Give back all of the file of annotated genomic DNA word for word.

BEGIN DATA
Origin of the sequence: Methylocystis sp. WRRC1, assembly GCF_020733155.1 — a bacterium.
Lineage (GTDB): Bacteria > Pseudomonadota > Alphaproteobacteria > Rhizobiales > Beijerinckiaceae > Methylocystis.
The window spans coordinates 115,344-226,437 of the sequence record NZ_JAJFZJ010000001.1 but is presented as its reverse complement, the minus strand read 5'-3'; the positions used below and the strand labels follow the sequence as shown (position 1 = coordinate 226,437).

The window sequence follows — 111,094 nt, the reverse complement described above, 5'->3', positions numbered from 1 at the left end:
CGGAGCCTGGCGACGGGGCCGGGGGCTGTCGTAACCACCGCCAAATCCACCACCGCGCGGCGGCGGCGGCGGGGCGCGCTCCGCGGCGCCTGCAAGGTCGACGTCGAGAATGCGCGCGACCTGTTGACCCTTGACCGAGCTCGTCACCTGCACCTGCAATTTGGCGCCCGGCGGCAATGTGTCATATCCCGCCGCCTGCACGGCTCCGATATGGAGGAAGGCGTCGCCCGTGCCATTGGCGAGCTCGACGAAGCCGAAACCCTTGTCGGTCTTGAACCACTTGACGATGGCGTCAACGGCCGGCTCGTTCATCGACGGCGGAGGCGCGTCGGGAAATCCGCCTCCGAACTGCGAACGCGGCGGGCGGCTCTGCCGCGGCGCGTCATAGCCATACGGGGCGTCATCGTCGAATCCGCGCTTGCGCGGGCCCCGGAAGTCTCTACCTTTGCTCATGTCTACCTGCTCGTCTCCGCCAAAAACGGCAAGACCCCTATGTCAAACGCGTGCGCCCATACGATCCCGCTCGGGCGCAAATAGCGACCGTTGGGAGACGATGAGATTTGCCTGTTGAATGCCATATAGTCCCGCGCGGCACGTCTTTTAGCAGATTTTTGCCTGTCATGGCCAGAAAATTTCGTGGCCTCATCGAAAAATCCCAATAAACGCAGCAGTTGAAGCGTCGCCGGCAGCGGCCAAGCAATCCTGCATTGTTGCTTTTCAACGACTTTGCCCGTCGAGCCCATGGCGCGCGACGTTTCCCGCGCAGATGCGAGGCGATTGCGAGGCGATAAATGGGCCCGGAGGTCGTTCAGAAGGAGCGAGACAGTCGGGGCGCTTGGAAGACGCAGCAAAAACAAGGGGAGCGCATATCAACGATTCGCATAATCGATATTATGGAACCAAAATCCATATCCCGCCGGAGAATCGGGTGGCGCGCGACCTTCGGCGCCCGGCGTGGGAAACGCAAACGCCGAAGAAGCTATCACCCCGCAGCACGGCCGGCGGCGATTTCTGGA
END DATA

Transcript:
Origin of the sequence: Methylocystis sp. WRRC1, assembly GCF_020733155.1 — a bacterium.
Lineage (GTDB): Bacteria > Pseudomonadota > Alphaproteobacteria > Rhizobiales > Beijerinckiaceae > Methylocystis.
The window spans coordinates 115,344-226,437 of the sequence record NZ_JAJFZJ010000001.1 but is presented as its reverse complement, the minus strand read 5'-3'; the positions used below and the strand labels follow the sequence as shown (position 1 = coordinate 226,437).

The window sequence follows — 111,094 nt, the reverse complement described above, 5'->3', positions numbered from 1 at the left end:
CGGAGCCTGGCGACGGGGCCGGGGGCTGTCGTAACCACCGCCAAATCCACCACCGCGCGGCGGCGGCGGCGGGGCGCGCTCCGCGGCGCCTGCAAGGTCGACGTCGAGAATGCGCGCGACCTGTTGACCCTTGACCGAGCTCGTCACCTGCACCTGCAATTTGGCGCCCGGCGGCAATGTGTCATATCCCGCCGCCTGCACGGCTCCGATATGGAGGAAGGCGTCGCCCGTGCCATTGGCGAGCTCGACGAAGCCGAAACCCTTGTCGGTCTTGAACCACTTGACGATGGCGTCAACGGCCGGCTCGTTCATCGACGGCGGAGGCGCGTCGGGAAATCCGCCTCCGAACTGCGAACGCGGCGGGCGGCTCTGCCGCGGCGCGTCATAGCCATACGGGGCGTCATCGTCGAATCCGCGCTTGCGCGGGCCCCGGAAGTCTCTACCTTTGCTCATGTCTACCTGCTCGTCTCCGCCAAAAACGGCAAGACCCCTATGTCAAACGCGTGCGCCCATACGATCCCGCTCGGGCGCAAATAGCGACCGTTGGGAGACGATGAGATTTGCCTGTTGAATGCCATATAGTCCCGCGCGGCACGTCTTTTAGCAGATTTTTGCCTGTCATGGCCAGAAAATTTCGTGGCCTCATCGAAAAATCCCAATAAACGCAGCAGTTGAAGCGTCGCCGGCAGCGGCCAAGCAATCCTGCATTGTTGCTTTTCAACGACTTTGCCCGTCGAGCCCATGGCGCGCGACGTTTCCCGCGCAGATGCGAGGCGATTGCGAGGCGATAAATGGGCCCGGAGGTCGTTCAGAAGGAGCGAGACAGTCGGGGCGCTTGGAAGACGCAGCAAAAACAAGGGGAGCGCATATCAACGATTCGCATAATCGATATTATGGAACCAAAATCCATATCCCGCCGGAGAATCGGGTGGCGCGCGACCTTCGGCGCCCGGCGTGGGAAACGCAAACGCCGAAGAAGCTATCACCCCGCAGCACGGCCGGCGGCGATTTCTGGA